Sheila Weitzman is a Senior Staff Oncologist and Professor of Pediatrics; Ronald Jaffe is a Professor of Pathology.
Uncommon histiocytic disorders: The non-Langerhans cell histiocytoses†
Article first published online: 16 NOV 2004
Copyright © 2004 Wiley-Liss, Inc.
Pediatric Blood & Cancer
Volume 45, Issue 3, pages 256–264, September 2005
How to Cite
Weitzman, S. and Jaffe, R. (2005), Uncommon histiocytic disorders: The non-Langerhans cell histiocytoses. Pediatr. Blood Cancer, 45: 256–264. doi: 10.1002/pbc.20246
- Issue published online: 13 JUL 2005
- Article first published online: 16 NOV 2004
- Manuscript Accepted: 21 SEP 2004
- Manuscript Received: 15 JUN 2004
- histiocytic disorders;
- Langerhans cell histiocytosis;
- non-Langerhans cell histiocytosis
Histiocytic disorders are currently identified by their component cells. The non-Langerhans Cell Histiocytoses (non-LCH) are a group of disorders defined by the accumulation of histiocytes that do not meet the phenotypic criteria for the diagnosis of Langerhans cells (LCs). The non-LCH consist of a long list of diverse disorders which have been difficult to categorize. A conceptual way to think of these disorders that make them less confusing and easier to remember is proposed based on immunophenotyping and clinical presentation.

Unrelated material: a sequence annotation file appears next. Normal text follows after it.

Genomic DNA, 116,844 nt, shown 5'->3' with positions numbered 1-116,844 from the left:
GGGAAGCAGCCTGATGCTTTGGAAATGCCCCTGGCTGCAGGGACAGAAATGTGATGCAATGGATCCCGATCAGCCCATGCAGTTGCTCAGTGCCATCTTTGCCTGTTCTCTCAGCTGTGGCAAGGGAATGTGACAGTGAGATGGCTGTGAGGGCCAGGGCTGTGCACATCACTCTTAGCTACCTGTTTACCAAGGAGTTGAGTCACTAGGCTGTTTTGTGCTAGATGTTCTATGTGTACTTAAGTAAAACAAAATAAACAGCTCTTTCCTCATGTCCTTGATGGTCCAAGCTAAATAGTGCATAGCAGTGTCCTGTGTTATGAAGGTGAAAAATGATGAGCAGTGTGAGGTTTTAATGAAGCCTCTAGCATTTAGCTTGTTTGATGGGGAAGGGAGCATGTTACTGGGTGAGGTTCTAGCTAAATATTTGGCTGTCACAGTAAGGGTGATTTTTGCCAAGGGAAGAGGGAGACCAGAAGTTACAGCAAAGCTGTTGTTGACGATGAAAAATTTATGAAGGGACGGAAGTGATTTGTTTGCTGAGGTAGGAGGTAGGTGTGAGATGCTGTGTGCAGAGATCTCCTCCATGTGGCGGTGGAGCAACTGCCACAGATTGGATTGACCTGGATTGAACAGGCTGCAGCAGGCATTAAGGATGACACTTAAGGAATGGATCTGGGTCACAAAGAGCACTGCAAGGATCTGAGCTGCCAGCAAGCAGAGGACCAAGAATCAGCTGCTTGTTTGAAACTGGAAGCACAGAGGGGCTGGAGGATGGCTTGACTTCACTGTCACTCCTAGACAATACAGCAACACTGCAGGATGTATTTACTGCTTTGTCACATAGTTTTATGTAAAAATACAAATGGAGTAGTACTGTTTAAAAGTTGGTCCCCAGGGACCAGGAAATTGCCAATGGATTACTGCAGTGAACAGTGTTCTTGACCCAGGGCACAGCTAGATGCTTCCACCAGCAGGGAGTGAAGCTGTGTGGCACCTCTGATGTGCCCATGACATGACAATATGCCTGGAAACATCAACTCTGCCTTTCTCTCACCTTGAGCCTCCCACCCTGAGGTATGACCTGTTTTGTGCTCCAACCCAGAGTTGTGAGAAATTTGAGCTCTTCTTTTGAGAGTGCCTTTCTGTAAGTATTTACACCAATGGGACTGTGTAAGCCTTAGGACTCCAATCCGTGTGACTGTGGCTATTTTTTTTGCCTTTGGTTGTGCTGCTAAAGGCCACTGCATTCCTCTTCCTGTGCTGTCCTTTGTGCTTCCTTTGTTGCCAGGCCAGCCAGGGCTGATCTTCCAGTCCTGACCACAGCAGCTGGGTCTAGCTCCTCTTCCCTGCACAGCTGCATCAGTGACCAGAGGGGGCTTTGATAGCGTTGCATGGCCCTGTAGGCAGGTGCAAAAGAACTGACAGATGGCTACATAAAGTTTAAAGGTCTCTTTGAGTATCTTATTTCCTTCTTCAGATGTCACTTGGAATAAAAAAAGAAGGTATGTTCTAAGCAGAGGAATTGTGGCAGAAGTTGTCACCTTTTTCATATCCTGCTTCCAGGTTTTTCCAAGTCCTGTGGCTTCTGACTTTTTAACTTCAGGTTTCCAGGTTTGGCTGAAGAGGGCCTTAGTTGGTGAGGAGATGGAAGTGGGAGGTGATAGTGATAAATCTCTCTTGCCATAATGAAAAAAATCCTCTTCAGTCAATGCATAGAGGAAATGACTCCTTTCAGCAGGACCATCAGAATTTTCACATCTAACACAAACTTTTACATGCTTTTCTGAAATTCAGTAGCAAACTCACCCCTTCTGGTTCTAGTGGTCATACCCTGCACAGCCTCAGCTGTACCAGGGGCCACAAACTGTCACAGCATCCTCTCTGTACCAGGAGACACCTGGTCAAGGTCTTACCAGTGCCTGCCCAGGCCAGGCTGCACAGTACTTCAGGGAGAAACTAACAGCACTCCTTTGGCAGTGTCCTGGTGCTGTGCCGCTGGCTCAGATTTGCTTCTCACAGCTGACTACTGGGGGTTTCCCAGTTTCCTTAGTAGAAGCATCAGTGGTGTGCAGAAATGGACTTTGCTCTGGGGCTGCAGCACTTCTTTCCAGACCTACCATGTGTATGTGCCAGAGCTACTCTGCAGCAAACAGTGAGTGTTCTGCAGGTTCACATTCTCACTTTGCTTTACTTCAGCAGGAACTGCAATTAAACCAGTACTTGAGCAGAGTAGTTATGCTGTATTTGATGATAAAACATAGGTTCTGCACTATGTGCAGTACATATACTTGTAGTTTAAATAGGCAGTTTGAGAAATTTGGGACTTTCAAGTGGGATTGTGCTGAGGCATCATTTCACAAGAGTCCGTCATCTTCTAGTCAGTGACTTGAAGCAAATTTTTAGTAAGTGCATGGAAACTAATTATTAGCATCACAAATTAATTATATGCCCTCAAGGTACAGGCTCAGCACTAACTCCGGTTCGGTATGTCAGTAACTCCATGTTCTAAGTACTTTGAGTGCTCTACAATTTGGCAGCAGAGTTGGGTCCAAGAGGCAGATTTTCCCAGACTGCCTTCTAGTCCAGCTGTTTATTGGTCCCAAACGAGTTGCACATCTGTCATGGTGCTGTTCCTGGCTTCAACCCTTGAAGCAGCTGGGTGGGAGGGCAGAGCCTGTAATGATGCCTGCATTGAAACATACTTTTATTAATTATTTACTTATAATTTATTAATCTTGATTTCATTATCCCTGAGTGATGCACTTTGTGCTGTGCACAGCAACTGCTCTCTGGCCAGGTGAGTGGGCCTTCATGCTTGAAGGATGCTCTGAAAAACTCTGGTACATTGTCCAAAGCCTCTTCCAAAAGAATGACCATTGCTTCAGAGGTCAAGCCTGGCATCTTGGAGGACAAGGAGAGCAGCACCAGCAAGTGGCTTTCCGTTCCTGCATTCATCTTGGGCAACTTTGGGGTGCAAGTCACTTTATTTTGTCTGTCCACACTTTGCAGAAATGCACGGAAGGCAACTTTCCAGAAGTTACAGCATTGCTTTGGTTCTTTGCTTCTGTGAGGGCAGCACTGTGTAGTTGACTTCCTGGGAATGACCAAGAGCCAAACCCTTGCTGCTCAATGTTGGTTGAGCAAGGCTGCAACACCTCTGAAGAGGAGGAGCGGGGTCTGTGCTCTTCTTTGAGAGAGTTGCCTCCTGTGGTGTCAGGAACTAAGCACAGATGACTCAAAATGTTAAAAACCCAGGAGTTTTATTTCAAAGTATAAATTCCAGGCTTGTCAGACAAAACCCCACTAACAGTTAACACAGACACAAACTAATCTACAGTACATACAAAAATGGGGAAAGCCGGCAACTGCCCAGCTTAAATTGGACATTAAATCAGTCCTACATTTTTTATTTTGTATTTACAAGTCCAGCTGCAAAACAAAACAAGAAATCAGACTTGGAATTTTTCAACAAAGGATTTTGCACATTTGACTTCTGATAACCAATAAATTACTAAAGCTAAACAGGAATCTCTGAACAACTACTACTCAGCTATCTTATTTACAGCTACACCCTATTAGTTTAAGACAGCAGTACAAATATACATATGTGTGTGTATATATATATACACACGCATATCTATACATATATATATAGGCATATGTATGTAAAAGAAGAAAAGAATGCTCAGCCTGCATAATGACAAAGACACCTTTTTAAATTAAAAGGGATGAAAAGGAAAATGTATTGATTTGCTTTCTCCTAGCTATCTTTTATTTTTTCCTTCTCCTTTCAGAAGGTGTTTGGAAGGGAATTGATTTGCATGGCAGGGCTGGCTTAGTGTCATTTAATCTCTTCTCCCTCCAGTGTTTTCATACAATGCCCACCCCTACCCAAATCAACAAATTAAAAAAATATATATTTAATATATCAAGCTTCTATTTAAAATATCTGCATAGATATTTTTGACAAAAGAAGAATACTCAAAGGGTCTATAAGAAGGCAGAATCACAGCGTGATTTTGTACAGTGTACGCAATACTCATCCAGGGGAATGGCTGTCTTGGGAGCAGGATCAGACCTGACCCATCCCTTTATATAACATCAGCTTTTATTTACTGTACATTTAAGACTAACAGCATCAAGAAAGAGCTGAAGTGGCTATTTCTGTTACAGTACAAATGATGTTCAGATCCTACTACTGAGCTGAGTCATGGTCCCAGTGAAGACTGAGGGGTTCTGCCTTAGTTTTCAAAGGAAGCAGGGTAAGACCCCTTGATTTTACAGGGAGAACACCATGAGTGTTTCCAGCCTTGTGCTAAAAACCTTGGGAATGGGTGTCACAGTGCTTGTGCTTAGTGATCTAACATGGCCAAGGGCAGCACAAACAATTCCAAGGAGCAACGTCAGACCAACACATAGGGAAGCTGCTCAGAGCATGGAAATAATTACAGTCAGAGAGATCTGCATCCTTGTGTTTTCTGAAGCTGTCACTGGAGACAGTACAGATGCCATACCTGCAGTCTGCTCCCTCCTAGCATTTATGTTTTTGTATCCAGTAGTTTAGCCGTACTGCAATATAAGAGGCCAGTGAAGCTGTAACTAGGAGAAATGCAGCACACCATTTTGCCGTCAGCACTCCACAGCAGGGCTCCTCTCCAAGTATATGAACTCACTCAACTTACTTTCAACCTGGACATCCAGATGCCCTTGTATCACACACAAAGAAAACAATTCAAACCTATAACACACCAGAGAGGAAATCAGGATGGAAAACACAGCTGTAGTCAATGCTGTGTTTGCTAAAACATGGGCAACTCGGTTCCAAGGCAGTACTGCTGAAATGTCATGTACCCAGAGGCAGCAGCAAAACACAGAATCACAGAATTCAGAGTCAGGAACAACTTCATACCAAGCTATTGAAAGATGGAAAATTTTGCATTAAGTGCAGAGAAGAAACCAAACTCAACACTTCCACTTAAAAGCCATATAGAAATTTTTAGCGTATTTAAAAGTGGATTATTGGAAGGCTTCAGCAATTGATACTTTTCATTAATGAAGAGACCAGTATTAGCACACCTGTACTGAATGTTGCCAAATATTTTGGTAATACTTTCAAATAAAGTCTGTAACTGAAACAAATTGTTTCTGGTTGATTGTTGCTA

Clinically the non-LCH can be divided into 3 groups, those that predominantly affect skin, those that affect skin but have a major systemic component, and those that primarily involve extracutaneous sites, although skin may be involved. Immunohistochernically many of the non-LCH appear to arise from the same precursor cell namely the dermal dendrocyte. Juvenile Xanthogranuloma (JXG) is the model of the dermal dendrocyte-derived non-LCH. Other non-LCH with differing clinical presentation and occurring at different ages but with an identical immunophenotype appear to form a spectrum of the same disorder, deriving from the same precursor cell at different stages of maturation. They should be considered as members of a JXG family. Non-JXG family members include Sinus histiocytosis with massive lymphadenopathy (Rosai-Dorfman disease).
The non-LCH can be classified as JXG family and non-JXG family and subdivided according to fairly clear-cut clinical criteria. Utilization of this type of approach will allow better categorization, easier review of the literature and more accurate therapy decision-making. © 2004 Wiley-Liss, Inc.